It looked like a big break.
Ed Tromczynski, president and COO of PlanSoft Corp., had nailed an appointment at a giant Wall Street investment firm, Patricof & Co. Ventures Inc.
Heading off to New York with his business plan, a projector, laptops and a PowerPoint presentation, he and his managers sat down in front of Patricof executives to request funding for their company, a provider of e-commerce solutions for the convention industry.
"Literally 17 minutes into the presentation, the main guy stands up and says, 'Thank you for coming in,'" Tromczynski remembers. "He must have seen fire in my eyes, and he said, 'Hold on. You guys have made it to the next level.'"
Tromczynski's presentation was so polished that he had won the deal in those few minutes. Inviting PlanSoft back for another meeting, the man continued, "Unless something goes hairy, we'll invest in the company."
Sure enough, Patricof has invested twice, plunking about $8 million into Twinsburg, Ohio-based PlanSoft.
Tromczynski credits Innovest, an annual Ohio venture capital conference, for helping to hone his skills of getting investors interested in his company -- and he's received more than $50 million in funding.
He learned to gear his presentation toward what investors want to know: The size of the market, the portion of that market your products can penetrate, the quality of your management team, your competitors, your partners and how quickly the market will adopt your product. Miss any of the points, he says, and you're out of the running.
"What Innovest ends up being for an entrepreneur is a boot camp in terms of it preparing you to hit the fund-raising trail," he says, referring to the preparation, rehearsal session, critique and trade show experience required of all presenters at the event.
"We go to kind of tune up our game, and we go to build up real strong relationships," Tromczynski says, noting Innovest has such benefits even though PlanSoft did not receive funding as a direct result of the event.
Entrepreneurs and investors alike have discovered the same: Innovest isn't just about the money.
William Custer, president and CEO of New Albany, Ohio-based Custer Capital Inc., has sponsored the event in the past and attends because of the "relationships, networking, meeting new people, sharing some best practices with what works and what doesn't work for our organization, keeping a pulse on what's happening in the area."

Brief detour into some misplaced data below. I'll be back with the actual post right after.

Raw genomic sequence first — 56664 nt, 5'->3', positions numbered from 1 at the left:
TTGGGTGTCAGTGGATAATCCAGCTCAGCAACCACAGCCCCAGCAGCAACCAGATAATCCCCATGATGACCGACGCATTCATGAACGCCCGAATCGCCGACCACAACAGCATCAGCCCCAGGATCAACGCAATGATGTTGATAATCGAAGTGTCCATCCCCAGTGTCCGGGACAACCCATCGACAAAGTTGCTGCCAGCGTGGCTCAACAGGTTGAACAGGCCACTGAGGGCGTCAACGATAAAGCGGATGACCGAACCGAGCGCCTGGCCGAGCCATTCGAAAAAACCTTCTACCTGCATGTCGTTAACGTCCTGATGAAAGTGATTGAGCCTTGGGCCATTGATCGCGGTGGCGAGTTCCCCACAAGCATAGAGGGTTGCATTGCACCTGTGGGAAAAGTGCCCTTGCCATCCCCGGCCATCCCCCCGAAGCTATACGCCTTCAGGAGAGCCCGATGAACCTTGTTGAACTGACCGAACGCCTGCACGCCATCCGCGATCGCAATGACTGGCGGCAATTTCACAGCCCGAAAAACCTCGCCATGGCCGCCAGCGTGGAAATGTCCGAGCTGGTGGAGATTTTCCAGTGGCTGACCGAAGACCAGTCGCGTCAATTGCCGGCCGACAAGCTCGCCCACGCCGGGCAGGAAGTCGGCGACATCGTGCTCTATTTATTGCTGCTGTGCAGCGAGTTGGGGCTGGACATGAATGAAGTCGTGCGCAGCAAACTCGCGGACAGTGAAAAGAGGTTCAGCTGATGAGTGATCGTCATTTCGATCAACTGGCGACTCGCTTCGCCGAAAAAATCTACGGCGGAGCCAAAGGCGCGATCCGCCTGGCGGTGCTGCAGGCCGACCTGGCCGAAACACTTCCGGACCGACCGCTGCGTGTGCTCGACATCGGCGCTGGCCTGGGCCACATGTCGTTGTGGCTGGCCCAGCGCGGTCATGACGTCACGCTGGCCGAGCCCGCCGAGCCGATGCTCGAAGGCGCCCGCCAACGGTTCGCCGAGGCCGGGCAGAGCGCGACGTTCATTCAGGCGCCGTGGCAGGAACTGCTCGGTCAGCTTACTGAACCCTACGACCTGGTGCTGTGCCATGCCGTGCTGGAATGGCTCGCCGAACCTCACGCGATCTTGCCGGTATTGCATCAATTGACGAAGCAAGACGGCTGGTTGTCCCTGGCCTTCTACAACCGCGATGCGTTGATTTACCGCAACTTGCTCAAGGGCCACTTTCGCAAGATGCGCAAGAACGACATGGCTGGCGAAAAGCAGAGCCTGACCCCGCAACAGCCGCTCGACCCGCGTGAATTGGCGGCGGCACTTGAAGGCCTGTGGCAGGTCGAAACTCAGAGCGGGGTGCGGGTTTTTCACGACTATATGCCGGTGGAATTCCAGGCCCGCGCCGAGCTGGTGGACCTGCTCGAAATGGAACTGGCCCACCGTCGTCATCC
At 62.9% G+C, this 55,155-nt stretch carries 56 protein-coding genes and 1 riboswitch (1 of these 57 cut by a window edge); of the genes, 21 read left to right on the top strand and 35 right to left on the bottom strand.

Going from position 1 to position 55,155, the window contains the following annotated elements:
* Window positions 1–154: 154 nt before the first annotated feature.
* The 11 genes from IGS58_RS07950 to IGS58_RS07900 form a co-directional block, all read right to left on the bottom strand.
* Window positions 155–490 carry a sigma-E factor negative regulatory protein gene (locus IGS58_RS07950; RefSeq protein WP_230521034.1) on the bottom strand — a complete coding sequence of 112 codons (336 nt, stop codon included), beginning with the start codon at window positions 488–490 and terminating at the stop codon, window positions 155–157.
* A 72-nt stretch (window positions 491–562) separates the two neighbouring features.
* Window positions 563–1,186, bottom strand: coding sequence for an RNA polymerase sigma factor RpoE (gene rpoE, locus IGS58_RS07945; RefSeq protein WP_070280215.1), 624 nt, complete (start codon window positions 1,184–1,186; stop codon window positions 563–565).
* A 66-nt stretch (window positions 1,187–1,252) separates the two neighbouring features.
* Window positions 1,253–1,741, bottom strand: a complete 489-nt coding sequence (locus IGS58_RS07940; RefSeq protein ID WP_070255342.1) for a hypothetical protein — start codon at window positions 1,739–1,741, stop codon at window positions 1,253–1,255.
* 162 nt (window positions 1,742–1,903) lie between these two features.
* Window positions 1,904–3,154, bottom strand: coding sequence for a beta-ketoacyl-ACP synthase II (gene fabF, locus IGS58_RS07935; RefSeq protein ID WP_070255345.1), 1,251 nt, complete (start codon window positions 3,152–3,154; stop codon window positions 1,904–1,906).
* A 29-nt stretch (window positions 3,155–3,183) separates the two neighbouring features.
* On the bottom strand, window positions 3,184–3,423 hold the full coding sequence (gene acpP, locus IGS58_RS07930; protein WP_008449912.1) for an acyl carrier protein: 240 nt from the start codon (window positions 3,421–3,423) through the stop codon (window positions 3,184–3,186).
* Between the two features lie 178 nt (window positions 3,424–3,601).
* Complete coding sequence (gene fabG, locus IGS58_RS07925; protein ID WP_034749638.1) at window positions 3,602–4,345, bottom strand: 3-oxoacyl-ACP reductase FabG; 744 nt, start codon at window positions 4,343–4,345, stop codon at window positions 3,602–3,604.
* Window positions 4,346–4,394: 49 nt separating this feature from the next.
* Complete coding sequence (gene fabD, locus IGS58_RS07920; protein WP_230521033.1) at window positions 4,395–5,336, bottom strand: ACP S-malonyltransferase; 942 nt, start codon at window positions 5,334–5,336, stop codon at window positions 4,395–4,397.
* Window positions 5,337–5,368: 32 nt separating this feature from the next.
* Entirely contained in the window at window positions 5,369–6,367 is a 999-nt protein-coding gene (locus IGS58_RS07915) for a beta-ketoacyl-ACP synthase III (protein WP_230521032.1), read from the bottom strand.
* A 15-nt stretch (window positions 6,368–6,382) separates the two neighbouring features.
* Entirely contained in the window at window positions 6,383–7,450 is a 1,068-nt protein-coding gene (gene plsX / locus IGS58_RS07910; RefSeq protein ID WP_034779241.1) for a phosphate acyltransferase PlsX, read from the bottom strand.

Bill Troy of Troy Research, a Bexley, Ohio-based company selected to present its business plan at Innovest 2000, found Innovest to be a valuable exercise because through it, he realized he did not want to seek venture capital after all.
"We decided to stop looking for funding as we learned more about the situation that would be required to do that," he says, noting the venture investment required him to give up a lot more of his company than what made him comfortable.
In fact, he decided to obtain a bank loan because of how interested lenders were in his company after the Innovest presentation.
"They said, 'You guys are generating cash here. You're an ideal candidate for a debt alternative in addition to or instead of equity financing,'" Troy says.
Like Tromczynski, Tim Bartlett, CEO and president of Columbus-based eGovNet Inc., did not raise any of his $5.5 million in funding directly through his Innovest presentation in 2000 but did find the event helped him refine his business plan and selling skills.
"Unless you have an antigravity machine today or a golden goose, if you will," Bartlett says, "I think you need to show very achievable milestones and reach those milestones to show investors that you're not a one-trick pony."
How to reach: Ed Tromczynski, PlanSoft Corp., (330) 405-5555 or www.plansoft.com; William Custer, Custer Capital Inc., (614) 855-9980 or www.custercapital.com; Bill Troy, Troy Research, (614) 231-7135 or www.troyresearch.com; Tim Bartlett, eGovNet Inc., (614) 509-4868 or www.egovnet.com
Joan Slattery Wall (email@example.com) is associate editor of SBN Magazine in Columbus.